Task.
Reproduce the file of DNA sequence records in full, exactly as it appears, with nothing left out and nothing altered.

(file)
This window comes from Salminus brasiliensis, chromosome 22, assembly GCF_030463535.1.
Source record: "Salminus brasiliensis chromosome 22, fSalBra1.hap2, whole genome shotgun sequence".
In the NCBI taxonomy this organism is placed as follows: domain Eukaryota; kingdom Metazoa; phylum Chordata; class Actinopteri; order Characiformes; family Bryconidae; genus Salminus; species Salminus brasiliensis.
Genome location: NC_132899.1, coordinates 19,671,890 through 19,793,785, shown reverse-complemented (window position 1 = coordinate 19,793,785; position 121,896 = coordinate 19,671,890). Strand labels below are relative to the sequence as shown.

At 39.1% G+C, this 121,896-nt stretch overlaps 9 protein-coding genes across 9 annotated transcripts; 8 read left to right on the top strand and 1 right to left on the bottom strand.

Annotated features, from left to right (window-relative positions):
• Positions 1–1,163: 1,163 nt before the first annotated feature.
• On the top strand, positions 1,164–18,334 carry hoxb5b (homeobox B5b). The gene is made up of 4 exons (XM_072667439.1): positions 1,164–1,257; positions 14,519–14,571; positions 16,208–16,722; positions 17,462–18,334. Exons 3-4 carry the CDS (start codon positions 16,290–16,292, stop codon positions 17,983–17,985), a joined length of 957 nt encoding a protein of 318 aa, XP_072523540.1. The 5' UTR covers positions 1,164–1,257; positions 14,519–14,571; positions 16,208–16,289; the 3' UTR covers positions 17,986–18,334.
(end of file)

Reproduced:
This window comes from Salminus brasiliensis, chromosome 22, assembly GCF_030463535.1.
Source record: "Salminus brasiliensis chromosome 22, fSalBra1.hap2, whole genome shotgun sequence".
In the NCBI taxonomy this organism is placed as follows: domain Eukaryota; kingdom Metazoa; phylum Chordata; class Actinopteri; order Characiformes; family Bryconidae; genus Salminus; species Salminus brasiliensis.
Genome location: NC_132899.1, coordinates 19,671,890 through 19,793,785, shown reverse-complemented (window position 1 = coordinate 19,793,785; position 121,896 = coordinate 19,671,890). Strand labels below are relative to the sequence as shown.

At 39.1% G+C, this 121,896-nt stretch overlaps 9 protein-coding genes across 9 annotated transcripts; 8 read left to right on the top strand and 1 right to left on the bottom strand.

Annotated features, from left to right (window-relative positions):
• Positions 1–1,163: 1,163 nt before the first annotated feature.
• On the top strand, positions 1,164–18,334 carry hoxb5b (homeobox B5b). The gene is made up of 4 exons (XM_072667439.1): positions 1,164–1,257; positions 14,519–14,571; positions 16,208–16,722; positions 17,462–18,334. Exons 3-4 carry the CDS (start codon positions 16,290–16,292, stop codon positions 17,983–17,985), a joined length of 957 nt encoding a protein of 318 aa, XP_072523540.1. The 5' UTR covers positions 1,164–1,257; positions 14,519–14,571; positions 16,208–16,289; the 3' UTR covers positions 17,986–18,334.